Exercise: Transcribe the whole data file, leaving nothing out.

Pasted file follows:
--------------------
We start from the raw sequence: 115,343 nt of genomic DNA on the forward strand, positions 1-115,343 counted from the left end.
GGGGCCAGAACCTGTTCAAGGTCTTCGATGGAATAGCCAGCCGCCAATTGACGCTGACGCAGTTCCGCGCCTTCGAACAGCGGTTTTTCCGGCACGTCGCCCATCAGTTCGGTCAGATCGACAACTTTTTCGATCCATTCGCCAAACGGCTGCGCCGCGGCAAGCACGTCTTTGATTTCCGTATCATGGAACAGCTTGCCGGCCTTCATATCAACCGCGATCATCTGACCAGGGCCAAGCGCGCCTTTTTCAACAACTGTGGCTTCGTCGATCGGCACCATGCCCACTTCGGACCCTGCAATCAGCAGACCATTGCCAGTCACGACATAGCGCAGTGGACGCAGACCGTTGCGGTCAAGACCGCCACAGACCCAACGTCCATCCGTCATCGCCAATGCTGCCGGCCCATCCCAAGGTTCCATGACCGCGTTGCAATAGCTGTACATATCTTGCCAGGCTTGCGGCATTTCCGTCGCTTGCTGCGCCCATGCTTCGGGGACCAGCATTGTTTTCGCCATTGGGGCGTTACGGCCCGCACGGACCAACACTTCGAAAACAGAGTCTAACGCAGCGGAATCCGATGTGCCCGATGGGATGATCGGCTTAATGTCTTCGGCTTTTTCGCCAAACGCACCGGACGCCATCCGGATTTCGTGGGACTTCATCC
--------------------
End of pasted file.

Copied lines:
We start from the raw sequence: 115,343 nt of genomic DNA on the forward strand, positions 1-115,343 counted from the left end.
GGGGCCAGAACCTGTTCAAGGTCTTCGATGGAATAGCCAGCCGCCAATTGACGCTGACGCAGTTCCGCGCCTTCGAACAGCGGTTTTTCCGGCACGTCGCCCATCAGTTCGGTCAGATCGACAACTTTTTCGATCCATTCGCCAAACGGCTGCGCCGCGGCAAGCACGTCTTTGATTTCCGTATCATGGAACAGCTTGCCGGCCTTCATATCAACCGCGATCATCTGACCAGGGCCAAGCGCGCCTTTTTCAACAACTGTGGCTTCGTCGATCGGCACCATGCCCACTTCGGACCCTGCAATCAGCAGACCATTGCCAGTCACGACATAGCGCAGTGGACGCAGACCGTTGCGGTCAAGACCGCCACAGACCCAACGTCCATCCGTCATCGCCAATGCTGCCGGCCCATCCCAAGGTTCCATGACCGCGTTGCAATAGCTGTACATATCTTGCCAGGCTTGCGGCATTTCCGTCGCTTGCTGCGCCCATGCTTCGGGGACCAGCATTGTTTTCGCCATTGGGGCGTTACGGCCCGCACGGACCAACACTTCGAAAACAGAGTCTAACGCAGCGGAATCCGATGTGCCCGATGGGATGATCGGCTTAATGTCTTCGGCTTTTTCGCCAAACGCACCGGACGCCATCCGGATTTCGTGGGACTTCATCC